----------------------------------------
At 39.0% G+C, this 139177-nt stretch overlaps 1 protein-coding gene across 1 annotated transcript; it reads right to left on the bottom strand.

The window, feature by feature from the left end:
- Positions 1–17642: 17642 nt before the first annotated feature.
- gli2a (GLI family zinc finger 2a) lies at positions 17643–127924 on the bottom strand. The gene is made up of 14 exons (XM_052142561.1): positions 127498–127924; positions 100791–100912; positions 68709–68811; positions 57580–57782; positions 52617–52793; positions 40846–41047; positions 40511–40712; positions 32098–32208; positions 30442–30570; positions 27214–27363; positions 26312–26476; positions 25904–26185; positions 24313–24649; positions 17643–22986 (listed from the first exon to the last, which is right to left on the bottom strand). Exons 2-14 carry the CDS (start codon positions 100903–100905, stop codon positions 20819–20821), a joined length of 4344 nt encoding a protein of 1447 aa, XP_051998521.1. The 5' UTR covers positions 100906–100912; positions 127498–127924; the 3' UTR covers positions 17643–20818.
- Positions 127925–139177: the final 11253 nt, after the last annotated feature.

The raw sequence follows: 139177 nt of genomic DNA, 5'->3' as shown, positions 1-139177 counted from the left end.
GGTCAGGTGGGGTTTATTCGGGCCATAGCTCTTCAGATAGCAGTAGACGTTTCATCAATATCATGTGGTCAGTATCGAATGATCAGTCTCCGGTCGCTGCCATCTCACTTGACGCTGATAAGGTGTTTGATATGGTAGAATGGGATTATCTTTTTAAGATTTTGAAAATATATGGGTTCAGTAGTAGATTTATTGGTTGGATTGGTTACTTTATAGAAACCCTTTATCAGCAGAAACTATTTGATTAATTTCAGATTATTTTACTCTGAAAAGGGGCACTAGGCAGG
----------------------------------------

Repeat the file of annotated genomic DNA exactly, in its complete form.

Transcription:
At 39.0% G+C, this 139177-nt stretch overlaps 1 protein-coding gene across 1 annotated transcript; it reads right to left on the bottom strand.

The window, feature by feature from the left end:
- Positions 1–17642: 17642 nt before the first annotated feature.
- gli2a (GLI family zinc finger 2a) lies at positions 17643–127924 on the bottom strand. The gene is made up of 14 exons (XM_052142561.1): positions 127498–127924; positions 100791–100912; positions 68709–68811; positions 57580–57782; positions 52617–52793; positions 40846–41047; positions 40511–40712; positions 32098–32208; positions 30442–30570; positions 27214–27363; positions 26312–26476; positions 25904–26185; positions 24313–24649; positions 17643–22986 (listed from the first exon to the last, which is right to left on the bottom strand). Exons 2-14 carry the CDS (start codon positions 100903–100905, stop codon positions 20819–20821), a joined length of 4344 nt encoding a protein of 1447 aa, XP_051998521.1. The 5' UTR covers positions 100906–100912; positions 127498–127924; the 3' UTR covers positions 17643–20818.
- Positions 127925–139177: the final 11253 nt, after the last annotated feature.

The raw sequence follows: 139177 nt of genomic DNA, 5'->3' as shown, positions 1-139177 counted from the left end.
GGTCAGGTGGGGTTTATTCGGGCCATAGCTCTTCAGATAGCAGTAGACGTTTCATCAATATCATGTGGTCAGTATCGAATGATCAGTCTCCGGTCGCTGCCATCTCACTTGACGCTGATAAGGTGTTTGATATGGTAGAATGGGATTATCTTTTTAAGATTTTGAAAATATATGGGTTCAGTAGTAGATTTATTGGTTGGATTGGTTACTTTATAGAAACCCTTTATCAGCAGAAACTATTTGATTAATTTCAGATTATTTTACTCTGAAAAGGGGCACTAGGCAGG